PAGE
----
The Fall of the Roman Republic
Taken from the "Lives", a series of biographies spanning the Graeco-Roman age, this collection describes the twilight of the old Roman Republic from 157-43 BC. Deeply influential on Shakespeare and many other later writers, the works explore corruption, decadence, and the struggle for ultimate power.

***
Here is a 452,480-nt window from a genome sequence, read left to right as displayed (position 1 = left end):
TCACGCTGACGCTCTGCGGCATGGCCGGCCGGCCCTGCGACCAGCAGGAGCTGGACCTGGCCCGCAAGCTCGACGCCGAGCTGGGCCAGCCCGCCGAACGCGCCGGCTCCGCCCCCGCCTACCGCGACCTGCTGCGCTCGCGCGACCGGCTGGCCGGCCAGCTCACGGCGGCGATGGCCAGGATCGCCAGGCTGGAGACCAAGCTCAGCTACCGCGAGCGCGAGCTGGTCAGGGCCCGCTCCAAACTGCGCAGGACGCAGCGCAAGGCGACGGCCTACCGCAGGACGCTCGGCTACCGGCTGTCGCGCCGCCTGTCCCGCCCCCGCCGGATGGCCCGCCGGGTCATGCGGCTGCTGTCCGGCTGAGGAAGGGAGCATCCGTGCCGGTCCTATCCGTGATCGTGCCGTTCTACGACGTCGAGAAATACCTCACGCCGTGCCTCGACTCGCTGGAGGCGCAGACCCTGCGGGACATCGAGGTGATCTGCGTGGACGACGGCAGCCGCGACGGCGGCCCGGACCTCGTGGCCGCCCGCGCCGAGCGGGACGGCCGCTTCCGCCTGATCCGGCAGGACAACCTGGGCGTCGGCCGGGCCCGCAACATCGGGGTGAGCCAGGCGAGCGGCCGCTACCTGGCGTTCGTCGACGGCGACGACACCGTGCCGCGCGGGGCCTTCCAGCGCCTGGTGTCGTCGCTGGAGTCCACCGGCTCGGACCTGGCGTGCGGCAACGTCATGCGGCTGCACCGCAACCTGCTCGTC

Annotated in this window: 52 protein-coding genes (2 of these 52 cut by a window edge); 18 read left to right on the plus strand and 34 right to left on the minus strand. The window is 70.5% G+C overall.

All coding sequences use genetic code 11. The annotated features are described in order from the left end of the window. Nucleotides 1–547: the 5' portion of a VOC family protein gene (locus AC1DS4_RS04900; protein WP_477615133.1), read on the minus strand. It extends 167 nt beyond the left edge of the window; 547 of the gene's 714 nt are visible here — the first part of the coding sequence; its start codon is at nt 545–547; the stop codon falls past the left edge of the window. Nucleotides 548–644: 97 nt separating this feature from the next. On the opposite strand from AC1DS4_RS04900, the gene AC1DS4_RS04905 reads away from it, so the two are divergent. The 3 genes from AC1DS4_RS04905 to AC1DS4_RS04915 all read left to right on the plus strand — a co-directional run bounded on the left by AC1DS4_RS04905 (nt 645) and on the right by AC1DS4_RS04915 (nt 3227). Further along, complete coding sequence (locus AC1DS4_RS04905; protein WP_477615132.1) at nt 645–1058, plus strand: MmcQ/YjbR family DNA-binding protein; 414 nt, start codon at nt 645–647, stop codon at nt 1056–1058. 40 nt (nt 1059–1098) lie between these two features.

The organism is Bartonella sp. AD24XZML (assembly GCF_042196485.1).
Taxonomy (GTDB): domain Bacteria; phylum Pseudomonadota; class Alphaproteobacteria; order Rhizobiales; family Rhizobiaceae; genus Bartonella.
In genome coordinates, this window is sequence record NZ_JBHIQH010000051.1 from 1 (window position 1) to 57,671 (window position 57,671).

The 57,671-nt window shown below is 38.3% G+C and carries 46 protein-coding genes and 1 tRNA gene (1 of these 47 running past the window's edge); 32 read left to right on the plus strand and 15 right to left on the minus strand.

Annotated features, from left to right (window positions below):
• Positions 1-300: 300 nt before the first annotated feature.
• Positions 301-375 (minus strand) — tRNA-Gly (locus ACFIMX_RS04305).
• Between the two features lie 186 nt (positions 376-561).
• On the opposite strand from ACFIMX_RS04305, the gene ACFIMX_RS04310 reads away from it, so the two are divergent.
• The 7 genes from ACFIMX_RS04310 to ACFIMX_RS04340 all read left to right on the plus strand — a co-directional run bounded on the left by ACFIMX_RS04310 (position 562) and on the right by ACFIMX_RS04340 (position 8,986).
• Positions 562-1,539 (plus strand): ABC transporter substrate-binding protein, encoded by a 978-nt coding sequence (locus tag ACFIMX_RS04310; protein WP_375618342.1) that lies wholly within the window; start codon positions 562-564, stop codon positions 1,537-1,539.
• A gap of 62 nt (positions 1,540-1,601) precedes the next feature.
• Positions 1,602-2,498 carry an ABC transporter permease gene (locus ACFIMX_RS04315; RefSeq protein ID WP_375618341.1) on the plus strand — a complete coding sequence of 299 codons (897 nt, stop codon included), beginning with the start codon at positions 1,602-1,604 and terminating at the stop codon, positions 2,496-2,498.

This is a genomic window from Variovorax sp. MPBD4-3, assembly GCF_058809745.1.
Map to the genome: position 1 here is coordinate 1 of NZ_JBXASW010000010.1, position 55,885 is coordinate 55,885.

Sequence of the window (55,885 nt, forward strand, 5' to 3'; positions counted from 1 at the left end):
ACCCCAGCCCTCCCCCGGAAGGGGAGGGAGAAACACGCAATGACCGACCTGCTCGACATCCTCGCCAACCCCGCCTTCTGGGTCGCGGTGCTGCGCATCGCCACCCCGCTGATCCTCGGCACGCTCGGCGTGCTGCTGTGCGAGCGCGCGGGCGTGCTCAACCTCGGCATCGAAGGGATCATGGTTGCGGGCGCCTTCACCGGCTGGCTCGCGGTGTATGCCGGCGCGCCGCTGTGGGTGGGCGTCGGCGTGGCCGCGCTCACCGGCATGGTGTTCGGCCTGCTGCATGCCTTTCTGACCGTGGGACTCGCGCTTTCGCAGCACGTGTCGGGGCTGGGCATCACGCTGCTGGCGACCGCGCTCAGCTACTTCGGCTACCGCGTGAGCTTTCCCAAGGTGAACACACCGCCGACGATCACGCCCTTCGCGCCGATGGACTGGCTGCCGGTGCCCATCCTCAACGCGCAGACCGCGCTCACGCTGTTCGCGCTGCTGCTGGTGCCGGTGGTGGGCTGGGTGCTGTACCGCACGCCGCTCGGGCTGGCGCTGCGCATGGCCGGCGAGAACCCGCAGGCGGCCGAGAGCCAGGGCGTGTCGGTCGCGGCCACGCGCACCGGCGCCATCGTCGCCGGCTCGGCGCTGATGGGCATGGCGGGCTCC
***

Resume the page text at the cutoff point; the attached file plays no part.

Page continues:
Plutarch (c.50-c.120 AD) was a writer and thinker born into a wealthy, established family of Chaeronea in central Greece. His voluminous surviving writings are broadly divided into the 'moral' works and the Parallel Lives of outstanding Greek and Roman leaders. The former (Moralia) are a mixture of rhetorical and antiquarian pieces, together with technical and moral philosophy (sometimes in dialogue form). The Lives have been influential from the Renaissance onwards. Robin Seager is a Reader in Classics and Ancient History at the University of Liverpool and the author of a biography of Pompey. Rex Warner (translator) translated widely from Latin and Greek including, for Penguin, Xenophon, Thucydides and Plutarch.